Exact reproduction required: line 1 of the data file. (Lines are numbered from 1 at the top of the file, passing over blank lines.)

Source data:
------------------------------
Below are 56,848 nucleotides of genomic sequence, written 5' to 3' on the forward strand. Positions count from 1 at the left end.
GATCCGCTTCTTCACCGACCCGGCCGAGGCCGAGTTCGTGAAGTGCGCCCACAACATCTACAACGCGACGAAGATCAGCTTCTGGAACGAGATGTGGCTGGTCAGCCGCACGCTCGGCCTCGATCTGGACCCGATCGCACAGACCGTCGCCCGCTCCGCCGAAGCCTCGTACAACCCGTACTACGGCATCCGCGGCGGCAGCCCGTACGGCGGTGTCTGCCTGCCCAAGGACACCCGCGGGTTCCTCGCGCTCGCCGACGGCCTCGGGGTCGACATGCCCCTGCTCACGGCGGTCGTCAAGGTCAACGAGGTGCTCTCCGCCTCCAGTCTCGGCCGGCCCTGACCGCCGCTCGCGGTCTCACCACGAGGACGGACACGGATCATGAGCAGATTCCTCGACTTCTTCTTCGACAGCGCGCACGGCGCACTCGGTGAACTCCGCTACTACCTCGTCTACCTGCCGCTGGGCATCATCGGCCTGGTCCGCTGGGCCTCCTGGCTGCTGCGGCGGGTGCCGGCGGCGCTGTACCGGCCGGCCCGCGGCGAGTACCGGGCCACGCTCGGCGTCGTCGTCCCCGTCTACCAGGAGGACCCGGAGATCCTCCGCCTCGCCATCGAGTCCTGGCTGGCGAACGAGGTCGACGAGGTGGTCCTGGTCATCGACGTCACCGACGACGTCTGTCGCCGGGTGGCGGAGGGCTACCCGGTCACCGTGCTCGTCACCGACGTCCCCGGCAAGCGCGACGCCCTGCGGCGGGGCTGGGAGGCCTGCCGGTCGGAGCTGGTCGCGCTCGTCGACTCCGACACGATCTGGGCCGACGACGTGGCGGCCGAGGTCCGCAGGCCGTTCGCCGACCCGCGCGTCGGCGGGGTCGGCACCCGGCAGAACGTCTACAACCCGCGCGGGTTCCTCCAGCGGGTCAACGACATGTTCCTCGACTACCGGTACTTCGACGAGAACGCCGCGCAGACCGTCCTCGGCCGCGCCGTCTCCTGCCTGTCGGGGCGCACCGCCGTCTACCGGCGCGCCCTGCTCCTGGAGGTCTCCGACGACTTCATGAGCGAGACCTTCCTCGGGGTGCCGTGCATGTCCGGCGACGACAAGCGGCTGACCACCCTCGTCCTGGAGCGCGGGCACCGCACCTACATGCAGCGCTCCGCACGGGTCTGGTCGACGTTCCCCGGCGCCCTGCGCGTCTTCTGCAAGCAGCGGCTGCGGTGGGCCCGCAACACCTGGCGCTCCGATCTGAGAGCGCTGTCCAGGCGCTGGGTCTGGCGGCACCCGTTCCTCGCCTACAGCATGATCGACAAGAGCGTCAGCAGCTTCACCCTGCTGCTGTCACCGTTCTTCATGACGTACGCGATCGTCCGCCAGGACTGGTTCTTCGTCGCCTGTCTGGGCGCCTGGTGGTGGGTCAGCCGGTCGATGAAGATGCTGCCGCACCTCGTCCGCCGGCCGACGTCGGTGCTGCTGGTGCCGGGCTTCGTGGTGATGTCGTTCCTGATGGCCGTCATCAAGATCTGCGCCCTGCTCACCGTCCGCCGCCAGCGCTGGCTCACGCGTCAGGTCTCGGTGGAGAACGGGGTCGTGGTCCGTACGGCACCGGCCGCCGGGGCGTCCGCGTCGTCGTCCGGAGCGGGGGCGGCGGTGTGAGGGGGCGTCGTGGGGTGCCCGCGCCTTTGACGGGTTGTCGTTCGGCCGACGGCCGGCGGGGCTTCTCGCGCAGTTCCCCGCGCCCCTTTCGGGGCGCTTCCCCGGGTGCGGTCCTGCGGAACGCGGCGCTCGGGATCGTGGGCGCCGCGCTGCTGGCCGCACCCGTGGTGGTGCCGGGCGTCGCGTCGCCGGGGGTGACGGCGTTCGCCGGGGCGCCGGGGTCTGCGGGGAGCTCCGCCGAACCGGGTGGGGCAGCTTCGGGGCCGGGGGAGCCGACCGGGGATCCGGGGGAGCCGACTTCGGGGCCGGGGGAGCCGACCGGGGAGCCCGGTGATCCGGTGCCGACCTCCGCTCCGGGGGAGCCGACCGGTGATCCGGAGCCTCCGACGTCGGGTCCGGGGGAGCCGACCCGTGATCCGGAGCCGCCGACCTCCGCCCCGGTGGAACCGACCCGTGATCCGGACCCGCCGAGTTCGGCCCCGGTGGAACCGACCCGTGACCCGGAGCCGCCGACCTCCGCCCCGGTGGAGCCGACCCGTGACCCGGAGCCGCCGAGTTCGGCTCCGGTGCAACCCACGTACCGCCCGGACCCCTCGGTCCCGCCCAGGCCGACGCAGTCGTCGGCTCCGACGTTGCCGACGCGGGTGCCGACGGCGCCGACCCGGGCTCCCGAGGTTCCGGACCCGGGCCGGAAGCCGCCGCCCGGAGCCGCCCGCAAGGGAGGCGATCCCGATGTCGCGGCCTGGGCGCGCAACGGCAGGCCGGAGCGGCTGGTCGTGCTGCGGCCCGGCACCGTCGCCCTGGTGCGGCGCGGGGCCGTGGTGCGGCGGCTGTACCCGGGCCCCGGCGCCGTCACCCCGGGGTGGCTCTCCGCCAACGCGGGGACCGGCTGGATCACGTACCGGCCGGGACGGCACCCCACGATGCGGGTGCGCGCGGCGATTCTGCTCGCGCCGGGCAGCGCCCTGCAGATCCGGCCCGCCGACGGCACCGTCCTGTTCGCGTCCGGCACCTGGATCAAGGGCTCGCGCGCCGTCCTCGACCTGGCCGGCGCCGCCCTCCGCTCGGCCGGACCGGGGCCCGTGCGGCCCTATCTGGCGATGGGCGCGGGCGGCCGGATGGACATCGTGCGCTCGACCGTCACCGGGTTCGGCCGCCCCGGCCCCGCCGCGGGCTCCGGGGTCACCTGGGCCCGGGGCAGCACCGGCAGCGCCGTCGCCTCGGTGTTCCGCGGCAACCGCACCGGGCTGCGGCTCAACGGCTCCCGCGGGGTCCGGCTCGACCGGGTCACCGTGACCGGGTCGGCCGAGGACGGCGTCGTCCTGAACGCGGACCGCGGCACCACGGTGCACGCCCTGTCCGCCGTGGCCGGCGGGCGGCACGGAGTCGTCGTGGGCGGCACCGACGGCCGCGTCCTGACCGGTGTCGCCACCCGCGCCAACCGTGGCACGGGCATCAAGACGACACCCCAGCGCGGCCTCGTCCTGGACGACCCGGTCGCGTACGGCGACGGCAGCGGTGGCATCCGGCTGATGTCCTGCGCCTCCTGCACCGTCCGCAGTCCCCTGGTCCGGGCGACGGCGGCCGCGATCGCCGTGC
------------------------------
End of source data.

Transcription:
Below are 56,848 nucleotides of genomic sequence, written 5' to 3' on the forward strand. Positions count from 1 at the left end.